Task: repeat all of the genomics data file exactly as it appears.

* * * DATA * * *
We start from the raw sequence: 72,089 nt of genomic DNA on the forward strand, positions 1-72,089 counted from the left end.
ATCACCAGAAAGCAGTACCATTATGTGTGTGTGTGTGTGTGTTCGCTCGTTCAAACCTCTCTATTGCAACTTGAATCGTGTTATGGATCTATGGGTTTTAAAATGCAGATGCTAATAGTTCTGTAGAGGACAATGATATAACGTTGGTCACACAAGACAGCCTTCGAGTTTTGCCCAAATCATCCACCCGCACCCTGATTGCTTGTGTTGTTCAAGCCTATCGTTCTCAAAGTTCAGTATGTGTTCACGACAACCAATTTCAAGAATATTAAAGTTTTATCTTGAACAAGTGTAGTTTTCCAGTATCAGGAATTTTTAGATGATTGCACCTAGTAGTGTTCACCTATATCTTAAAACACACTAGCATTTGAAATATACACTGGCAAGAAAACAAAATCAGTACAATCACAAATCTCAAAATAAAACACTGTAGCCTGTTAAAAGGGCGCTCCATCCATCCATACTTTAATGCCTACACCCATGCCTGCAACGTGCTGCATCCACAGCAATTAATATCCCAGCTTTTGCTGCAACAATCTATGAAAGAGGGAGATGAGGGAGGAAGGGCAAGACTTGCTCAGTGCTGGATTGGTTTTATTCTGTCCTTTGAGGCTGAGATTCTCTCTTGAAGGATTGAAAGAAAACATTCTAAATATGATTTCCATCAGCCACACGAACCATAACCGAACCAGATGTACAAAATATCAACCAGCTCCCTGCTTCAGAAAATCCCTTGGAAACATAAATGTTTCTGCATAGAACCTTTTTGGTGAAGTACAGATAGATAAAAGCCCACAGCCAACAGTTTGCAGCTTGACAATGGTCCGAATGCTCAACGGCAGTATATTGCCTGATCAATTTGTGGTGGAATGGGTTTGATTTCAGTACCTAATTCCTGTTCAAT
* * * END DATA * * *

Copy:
We start from the raw sequence: 72,089 nt of genomic DNA on the forward strand, positions 1-72,089 counted from the left end.
ATCACCAGAAAGCAGTACCATTATGTGTGTGTGTGTGTGTGTTCGCTCGTTCAAACCTCTCTATTGCAACTTGAATCGTGTTATGGATCTATGGGTTTTAAAATGCAGATGCTAATAGTTCTGTAGAGGACAATGATATAACGTTGGTCACACAAGACAGCCTTCGAGTTTTGCCCAAATCATCCACCCGCACCCTGATTGCTTGTGTTGTTCAAGCCTATCGTTCTCAAAGTTCAGTATGTGTTCACGACAACCAATTTCAAGAATATTAAAGTTTTATCTTGAACAAGTGTAGTTTTCCAGTATCAGGAATTTTTAGATGATTGCACCTAGTAGTGTTCACCTATATCTTAAAACACACTAGCATTTGAAATATACACTGGCAAGAAAACAAAATCAGTACAATCACAAATCTCAAAATAAAACACTGTAGCCTGTTAAAAGGGCGCTCCATCCATCCATACTTTAATGCCTACACCCATGCCTGCAACGTGCTGCATCCACAGCAATTAATATCCCAGCTTTTGCTGCAACAATCTATGAAAGAGGGAGATGAGGGAGGAAGGGCAAGACTTGCTCAGTGCTGGATTGGTTTTATTCTGTCCTTTGAGGCTGAGATTCTCTCTTGAAGGATTGAAAGAAAACATTCTAAATATGATTTCCATCAGCCACACGAACCATAACCGAACCAGATGTACAAAATATCAACCAGCTCCCTGCTTCAGAAAATCCCTTGGAAACATAAATGTTTCTGCATAGAACCTTTTTGGTGAAGTACAGATAGATAAAAGCCCACAGCCAACAGTTTGCAGCTTGACAATGGTCCGAATGCTCAACGGCAGTATATTGCCTGATCAATTTGTGGTGGAATGGGTTTGATTTCAGTACCTAATTCCTGTTCAAT